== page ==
Tuesday, August 08, 2017

R.I.P. Glen Campbell

"Wichita Lineman" / Glen Campbell

Remember 1968? Back then, the barriers between rock and country music were mile-high stockades. A friend of my mother's -- Lola Wagner, I think it was -- gave my older brother Holt the Wichita Lineman album for his birthday; I can still see him wincing as he tried to thank her politely. Chances are he never listened once to that LP. We knew Glen Campbell from TV shows -- he had short hair and wore string ties and suits and cowboy boots. There was no way we rock fans were going to buy this record.

Now I'm embarrassed that music snobbery blinded me to this song. Joke's on me -- I've since learned  that, long before he became famous in his own right, Campbell played guitar with LA's famous Wrecking Crew studio musicians, appearing on a host of iconic tracks from Ricky Nelson to Frank Sinatra to the Monkees. For a few months in the mid-1960s, he toured with the Beach Boys, filling in for Brian Wilson; in 1966 he played on Pet Sounds. A sharecropper's son from Arkansas, seventh son of 12 children, doesn't get to these rarified levels without enormous talent. Glen Campbell wasn't just some slick singer in a rhinestone suit -- he was the Real Deal.

Written by the great songwriter Jimmy Webb, who also wrote "By The Time I Get To Phoenix" and "Galveston" for Glen -- their symbiotic partnership is a novel waiting to be written -- "Wichita Lineman" has a wonderful high-country loneliness to it. In fact, it's downright existential. Once you get past the syrupy strings and Glen's trademark yodel, it's a breathtaking ballad about love and loss and the American west. In fact, it's so spare and subtle that you need to load on the syrupy strings and Glen's yodel to release all the emotion in it.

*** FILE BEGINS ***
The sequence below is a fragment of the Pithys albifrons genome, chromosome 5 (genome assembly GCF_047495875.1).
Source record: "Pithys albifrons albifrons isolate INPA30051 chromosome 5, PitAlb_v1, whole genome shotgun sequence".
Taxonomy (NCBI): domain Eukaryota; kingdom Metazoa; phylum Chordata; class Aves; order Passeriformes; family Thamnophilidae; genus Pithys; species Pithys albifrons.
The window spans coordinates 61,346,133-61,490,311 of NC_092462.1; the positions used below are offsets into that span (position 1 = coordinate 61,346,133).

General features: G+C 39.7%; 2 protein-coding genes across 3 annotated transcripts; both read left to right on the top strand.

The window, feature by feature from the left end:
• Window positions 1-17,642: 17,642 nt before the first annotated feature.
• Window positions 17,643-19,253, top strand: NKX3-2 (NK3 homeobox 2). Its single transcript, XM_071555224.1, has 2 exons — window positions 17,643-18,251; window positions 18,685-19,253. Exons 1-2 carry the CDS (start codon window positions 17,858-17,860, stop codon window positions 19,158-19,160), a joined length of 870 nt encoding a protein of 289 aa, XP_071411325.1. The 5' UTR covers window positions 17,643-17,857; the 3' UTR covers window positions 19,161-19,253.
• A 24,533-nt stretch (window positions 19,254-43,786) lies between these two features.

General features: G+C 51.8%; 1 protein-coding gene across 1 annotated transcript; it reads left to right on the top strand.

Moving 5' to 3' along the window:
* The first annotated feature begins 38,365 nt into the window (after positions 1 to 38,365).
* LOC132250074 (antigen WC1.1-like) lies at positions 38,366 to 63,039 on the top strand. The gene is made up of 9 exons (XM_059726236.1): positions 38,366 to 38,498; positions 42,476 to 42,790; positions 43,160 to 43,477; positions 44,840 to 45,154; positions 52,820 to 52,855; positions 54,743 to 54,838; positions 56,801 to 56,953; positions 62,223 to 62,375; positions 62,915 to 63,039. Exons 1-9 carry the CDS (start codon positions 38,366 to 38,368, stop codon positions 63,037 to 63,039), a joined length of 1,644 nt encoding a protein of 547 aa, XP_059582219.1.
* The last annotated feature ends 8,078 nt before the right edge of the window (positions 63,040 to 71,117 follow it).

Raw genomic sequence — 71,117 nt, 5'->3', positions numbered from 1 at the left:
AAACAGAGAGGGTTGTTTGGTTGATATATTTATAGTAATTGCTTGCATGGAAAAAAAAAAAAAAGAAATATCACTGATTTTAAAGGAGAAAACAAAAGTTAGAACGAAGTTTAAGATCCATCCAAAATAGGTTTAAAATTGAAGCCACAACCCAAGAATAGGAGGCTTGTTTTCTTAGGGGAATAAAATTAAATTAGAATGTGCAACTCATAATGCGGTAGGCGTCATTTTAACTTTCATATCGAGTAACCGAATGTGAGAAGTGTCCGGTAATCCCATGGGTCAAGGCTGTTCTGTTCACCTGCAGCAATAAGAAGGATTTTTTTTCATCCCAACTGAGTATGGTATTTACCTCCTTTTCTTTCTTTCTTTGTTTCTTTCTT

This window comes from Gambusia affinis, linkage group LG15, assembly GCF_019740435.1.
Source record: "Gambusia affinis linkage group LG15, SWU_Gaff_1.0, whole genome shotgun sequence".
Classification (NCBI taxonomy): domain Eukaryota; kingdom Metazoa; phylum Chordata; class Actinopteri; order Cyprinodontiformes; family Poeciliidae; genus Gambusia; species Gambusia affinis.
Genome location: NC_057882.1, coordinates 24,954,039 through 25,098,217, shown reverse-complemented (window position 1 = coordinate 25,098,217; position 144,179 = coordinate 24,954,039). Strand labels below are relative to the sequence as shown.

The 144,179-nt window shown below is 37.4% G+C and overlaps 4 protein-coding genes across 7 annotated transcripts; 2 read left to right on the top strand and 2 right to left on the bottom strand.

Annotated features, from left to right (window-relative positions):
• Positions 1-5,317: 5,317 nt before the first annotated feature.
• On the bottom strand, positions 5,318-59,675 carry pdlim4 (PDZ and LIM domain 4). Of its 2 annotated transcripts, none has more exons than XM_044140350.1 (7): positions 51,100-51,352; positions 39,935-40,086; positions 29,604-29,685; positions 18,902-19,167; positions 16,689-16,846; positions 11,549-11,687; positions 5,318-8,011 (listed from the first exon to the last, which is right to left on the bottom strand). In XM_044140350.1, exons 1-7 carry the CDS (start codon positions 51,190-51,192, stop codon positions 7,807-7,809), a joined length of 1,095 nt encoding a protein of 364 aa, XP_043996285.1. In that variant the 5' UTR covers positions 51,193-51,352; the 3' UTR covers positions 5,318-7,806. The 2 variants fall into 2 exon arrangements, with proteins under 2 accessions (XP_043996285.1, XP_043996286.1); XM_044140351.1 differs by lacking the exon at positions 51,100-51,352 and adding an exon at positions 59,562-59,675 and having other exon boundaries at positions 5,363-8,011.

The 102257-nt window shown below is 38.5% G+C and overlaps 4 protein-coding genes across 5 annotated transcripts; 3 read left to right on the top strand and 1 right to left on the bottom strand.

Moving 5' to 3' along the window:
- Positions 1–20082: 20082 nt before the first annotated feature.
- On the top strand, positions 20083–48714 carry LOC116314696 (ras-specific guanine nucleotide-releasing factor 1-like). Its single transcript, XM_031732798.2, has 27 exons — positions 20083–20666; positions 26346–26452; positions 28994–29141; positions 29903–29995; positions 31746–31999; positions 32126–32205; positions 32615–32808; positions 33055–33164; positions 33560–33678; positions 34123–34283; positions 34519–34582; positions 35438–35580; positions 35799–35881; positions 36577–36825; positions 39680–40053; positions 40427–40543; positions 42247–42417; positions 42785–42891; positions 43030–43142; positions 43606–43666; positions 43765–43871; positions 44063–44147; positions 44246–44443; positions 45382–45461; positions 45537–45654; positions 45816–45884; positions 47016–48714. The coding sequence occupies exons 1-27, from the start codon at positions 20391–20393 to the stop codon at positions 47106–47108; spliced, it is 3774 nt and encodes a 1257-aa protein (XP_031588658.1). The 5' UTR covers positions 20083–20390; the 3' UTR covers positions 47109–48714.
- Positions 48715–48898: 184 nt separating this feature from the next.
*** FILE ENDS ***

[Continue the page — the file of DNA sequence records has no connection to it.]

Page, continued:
Nothing much happens here. The singer is stringing telephone wire in some vast western landscape ("I am a lineman for the county," he humbly introduces himself, "and I drive the main road / Searching in the sun for another overload.") Later he admits, "I know I need a small vacation, / But it don't look like rain" -- this is the kind of ordinary Joe who only gets a rest when the weather's bad. He's just an American working man, way back before Bruce Springsteen made that kind of guy glamorous (and way before Manhattan rich boy Donald Trump decided to pitch his political future on their backs).

With nothing to distract him out here, he can't get his mind off his girlfriend/wife (could even be his boyfriend, for that matter). There's no back story provided -- we don't know if they're in the middle of a break-up, or he's just found out she's cheating on him, or she's been sick, or anything. He just . . . well, he just misses her.

In fact, she's such a part of him that she seems to be everywhere. "I hear you singin' in the wire / I can hear you through the whine" -- how poignant is that? (And oh, dig how the strings whine like the wind in the wires.) And in the next verse, the same heart-breaking melodic phrase gets these words: "And I need you more than want you / And I want you for all time." That's as splendid as the biggest horizon, a sweeping majestic statement of love.

In both cases, he's jerked back to reality with a dull jolt: "And the Wichita lineman / Is still on the line." He jumps an octave to that last dissonant note on "line," underlaid with a throbbing insistent riff like a Morse code signal.

 He's still out there, for all we know, still searching in the sun for that overload. Iconic. God rest you, Glen Campbell.


NickS said...

The first version of "Wichita Lineman" that I heard was (on youtube) his 2008 performance on Jools Holland -- which I am somewhat obsessed by. It's almost perfect. Including his guitar solo which isn't flashy but just floors me. It convey so much of the emotion of the song.

May he rest in peace.

Anonymous said...